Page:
The beginning of a resurgence, I should say. Not the beginning of anything that hasn’t been done in earlier decades. Nightingal­e’s reflection and appreciati­on for what’s transpirin­g went deeper Sunday than the present, giving a nod to the late Ron Mason. Nightingal­e’s second team stirred something in the fan base. But it was there to be stirred.

“We just needed to get up and put a product on the ice that people were excited about,” Nightingal­e said. “That’s a testament to our guys. Because I think they do it the right way, not just the games, but we see them do it in practice, we see it in the weight room, the classroom … the community. I think that’s really important, especially in a world where it’s really confusing for players right now, where it’s about me and what do I get? And (here) it’s not about you, it’s about the team.

“We’ve got a lot of momentum. But we’re not there yet.”

There’s another level to reach, no question. But they were good enough to win it all this year. And they realized it at some point deep in the season, senior Nico Muller said.

“It was always the goal,” Muller said. “It just became more and more real. It’s just a shame that we came up short now. They’ll get there, 100% (they will) with the guys in here.”

If a puck or two had bounced differentl­y Sunday, if they’d avoided a couple mistakes — or maybe if they weren’t trying to beat an ubertalent­ed team for the fifth time in one season — they might already be there.

“As much as it stings now, you’ve just got to try and look to the future and use this all summer to motivate you,” sophomore forward Karsen Dorwart, “hope you can get back.”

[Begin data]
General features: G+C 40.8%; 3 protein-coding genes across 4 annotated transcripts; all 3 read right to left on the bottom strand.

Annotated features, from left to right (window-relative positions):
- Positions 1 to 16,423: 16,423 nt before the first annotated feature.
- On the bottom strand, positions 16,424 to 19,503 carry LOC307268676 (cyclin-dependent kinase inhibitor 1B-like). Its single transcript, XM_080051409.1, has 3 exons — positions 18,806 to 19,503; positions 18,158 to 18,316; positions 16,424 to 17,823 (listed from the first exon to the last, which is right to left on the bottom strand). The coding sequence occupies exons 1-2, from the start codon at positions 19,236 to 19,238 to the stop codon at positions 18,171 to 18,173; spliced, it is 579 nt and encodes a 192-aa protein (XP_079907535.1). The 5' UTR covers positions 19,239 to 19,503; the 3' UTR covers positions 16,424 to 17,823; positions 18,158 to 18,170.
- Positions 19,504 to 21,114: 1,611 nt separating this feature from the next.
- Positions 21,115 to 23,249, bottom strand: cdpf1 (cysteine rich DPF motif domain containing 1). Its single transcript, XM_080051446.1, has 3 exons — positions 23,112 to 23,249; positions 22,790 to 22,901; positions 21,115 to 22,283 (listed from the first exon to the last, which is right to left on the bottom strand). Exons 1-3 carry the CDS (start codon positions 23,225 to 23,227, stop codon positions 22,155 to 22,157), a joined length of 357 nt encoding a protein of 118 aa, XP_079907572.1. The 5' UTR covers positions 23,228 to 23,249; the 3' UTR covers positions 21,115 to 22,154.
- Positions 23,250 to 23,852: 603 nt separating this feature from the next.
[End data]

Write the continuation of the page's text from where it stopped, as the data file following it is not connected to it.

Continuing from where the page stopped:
Minnesota Wild forward Ryan Hartman was suspended for three games for throwing his stick toward officials after Saturday’s 2-1 overtime loss to the visiting Vegas Golden Knights.

The NHL’s Department of Player Safety revealed the ruling Monday after a phone hearing with Hartman to discuss his unsportsma­nlike conduct.

Hartman, 29, apparently was upset that Vegas defenseman Noah Hanifin was not penalized for high-sticking him late in the third period.

After Golden Knights forward Jonathan Marchessau­lt’s game-ending empty-net goal in OT, Hartman tossed his stick in the officials’ direction. He received a 10-minute game misconduct penalty for using abusive language.

The official said Hartman’s status as a repeat offender was taken into account. Hartman previously has been fined seven times and suspended three times in his 10-year career, including a two-game ban for tripping in November.

Now he will miss Minnesota’s three home games this week against the Ottawa Senators, Colorado Avalanche and Winnipeg Jets as the Wild battle for a wild-card spot. The league said he will forfeit $62,195.13 based on his average salary, with the money going to the Players’ Emergency Assistance Fund.

Hartman has 42 points (19 goals, 23 assists) and 72 penalty minutes in 68 games this season. He has 275 points (126 goals, 149 assists) and 577 PIM in 574 career games with four teams.

 ?? Graham Couch
Lansing State Journal
Graham Couch Columnist Lansing State Journal USA TODAY NETWORK – MICH.
 ?? MICHAEL CAPLES/MSU ATHLETIC COMMUNICAT­IONS ?? MSU freshman defenseman Artyom Levshunov, shown in Sunday’s 5-2 regional final loss to Michigan, is expected to be a top-five NHL draft pick, but could be back with the Spartans next season.
MICHAEL CAPLES/MSU ATHLETIC COMMUNICAT­IONS MSU freshman defenseman Artyom Levshunov, shown in Sunday’s 5-2 regional final loss to Michigan, is expected to be a top-five NHL draft pick, but could be back with the Spartans next season.